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Sea Surface Salinity Provides Subseasonal Predictability for Forecasts of Opportunity of U.S. Summertime Precipitation
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  • Marybeth Arcodia,
  • Elizabeth A. Barnes,
  • Paul James Durack,
  • Patrick Keys,
  • Juliette Rocha
Marybeth Arcodia
Colorado State University

Corresponding Author:[email protected]

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Elizabeth A. Barnes
Colorado State University
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Paul James Durack
Lawrence Livermore National Laboratory (DOE)
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Patrick Keys
Department of Atmospheric Science, Colorado State University
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Juliette Rocha
Texas A&M University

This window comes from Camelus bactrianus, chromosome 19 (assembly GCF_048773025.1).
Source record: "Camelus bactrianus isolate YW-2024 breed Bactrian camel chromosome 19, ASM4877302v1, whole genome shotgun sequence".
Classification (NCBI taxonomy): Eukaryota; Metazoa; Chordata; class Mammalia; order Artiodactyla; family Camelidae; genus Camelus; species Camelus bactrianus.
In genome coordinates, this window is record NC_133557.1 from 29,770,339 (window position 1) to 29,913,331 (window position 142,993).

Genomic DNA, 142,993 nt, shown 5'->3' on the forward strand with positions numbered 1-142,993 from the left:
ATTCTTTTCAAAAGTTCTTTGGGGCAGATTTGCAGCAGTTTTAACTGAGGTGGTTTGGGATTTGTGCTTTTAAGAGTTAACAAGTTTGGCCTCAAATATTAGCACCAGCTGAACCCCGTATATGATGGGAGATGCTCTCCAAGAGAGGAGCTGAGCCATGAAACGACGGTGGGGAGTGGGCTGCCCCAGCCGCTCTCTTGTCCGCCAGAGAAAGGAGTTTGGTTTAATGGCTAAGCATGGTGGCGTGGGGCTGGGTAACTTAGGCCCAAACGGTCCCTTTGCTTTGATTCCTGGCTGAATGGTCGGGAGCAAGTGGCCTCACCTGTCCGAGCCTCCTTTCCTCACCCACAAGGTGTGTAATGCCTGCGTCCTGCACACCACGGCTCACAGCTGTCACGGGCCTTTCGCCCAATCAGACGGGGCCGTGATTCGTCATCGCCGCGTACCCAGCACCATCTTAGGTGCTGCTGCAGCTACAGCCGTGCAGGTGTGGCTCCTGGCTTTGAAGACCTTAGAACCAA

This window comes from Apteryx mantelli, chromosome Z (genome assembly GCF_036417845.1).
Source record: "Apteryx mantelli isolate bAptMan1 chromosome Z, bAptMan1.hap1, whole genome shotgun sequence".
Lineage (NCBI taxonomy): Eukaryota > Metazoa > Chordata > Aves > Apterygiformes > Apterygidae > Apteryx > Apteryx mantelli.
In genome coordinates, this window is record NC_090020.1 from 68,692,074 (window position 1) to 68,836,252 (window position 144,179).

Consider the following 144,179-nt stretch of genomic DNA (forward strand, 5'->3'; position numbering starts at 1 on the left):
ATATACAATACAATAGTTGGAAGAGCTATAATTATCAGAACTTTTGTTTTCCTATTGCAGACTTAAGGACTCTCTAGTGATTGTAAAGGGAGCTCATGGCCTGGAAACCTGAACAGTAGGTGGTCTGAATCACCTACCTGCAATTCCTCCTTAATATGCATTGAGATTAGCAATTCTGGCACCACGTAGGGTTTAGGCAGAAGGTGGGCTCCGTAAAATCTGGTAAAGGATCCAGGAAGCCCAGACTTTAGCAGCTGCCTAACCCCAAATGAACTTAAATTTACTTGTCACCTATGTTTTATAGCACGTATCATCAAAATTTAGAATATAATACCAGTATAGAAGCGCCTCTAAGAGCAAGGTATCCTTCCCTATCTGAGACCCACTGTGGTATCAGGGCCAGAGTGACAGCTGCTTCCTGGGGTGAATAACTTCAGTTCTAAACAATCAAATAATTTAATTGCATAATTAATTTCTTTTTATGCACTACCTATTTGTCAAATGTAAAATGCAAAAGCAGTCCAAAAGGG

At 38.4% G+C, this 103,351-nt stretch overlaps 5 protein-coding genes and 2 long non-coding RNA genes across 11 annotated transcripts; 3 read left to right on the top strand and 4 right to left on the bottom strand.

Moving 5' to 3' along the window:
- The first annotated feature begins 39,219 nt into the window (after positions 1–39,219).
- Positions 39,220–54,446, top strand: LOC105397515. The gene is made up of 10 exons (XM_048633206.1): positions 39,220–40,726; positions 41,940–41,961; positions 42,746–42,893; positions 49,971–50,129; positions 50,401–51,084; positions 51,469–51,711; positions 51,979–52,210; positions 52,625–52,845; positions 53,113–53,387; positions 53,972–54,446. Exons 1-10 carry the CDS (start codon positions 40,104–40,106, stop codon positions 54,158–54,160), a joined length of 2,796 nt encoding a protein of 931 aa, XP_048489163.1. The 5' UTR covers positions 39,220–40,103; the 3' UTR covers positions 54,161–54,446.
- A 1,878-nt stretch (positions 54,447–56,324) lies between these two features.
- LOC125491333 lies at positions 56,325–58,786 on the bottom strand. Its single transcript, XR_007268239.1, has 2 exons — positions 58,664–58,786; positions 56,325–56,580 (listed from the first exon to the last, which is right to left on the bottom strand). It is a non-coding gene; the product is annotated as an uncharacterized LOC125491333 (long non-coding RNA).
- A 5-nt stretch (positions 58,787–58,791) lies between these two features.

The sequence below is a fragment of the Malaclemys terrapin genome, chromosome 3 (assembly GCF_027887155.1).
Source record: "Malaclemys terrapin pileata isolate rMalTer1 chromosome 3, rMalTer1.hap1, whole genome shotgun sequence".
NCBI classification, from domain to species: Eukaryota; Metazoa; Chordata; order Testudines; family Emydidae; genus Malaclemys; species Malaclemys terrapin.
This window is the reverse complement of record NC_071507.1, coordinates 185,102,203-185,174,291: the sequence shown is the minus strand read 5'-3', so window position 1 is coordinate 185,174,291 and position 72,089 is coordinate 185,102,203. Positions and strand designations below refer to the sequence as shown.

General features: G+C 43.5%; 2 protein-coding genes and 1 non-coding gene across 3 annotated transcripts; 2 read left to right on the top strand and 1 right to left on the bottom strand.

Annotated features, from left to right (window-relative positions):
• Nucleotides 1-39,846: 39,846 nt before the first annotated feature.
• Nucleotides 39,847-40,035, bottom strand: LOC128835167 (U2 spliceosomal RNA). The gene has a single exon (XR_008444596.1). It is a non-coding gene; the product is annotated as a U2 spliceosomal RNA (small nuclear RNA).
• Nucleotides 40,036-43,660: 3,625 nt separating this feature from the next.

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As oceanic moisture evaporates, it leaves a signature on sea surface salinity. Roughly 10% of the moisture that evaporates over the ocean is transported over land, allowing the salinity fields to be a predictor of terrestrial precipitation. This research is among the first in published literature to assess the role of sea surface salinity for improved predictions on low-skill summertime subseasonal timescales for terrestrial precipitation predictions. Neural networks are trained with the CESM2 Large Ensemble using North Atlantic salinity anomalies to quantify predictability of U.S. Midwest summertime heavy rainfall events at 0 to 56-day leads. Using explainable artificial intelligence, salinity anomalies in the Caribbean Sea and Gulf of Mexico are found to provide skill for subseasonal forecasts of opportunity, e.g. confident and correct predictions. Further, a moisture-tracking algorithm applied to reanalysis data demonstrates that the regions of evaporation identified by neural networks directly provide moisture that precipitates in the Midwest.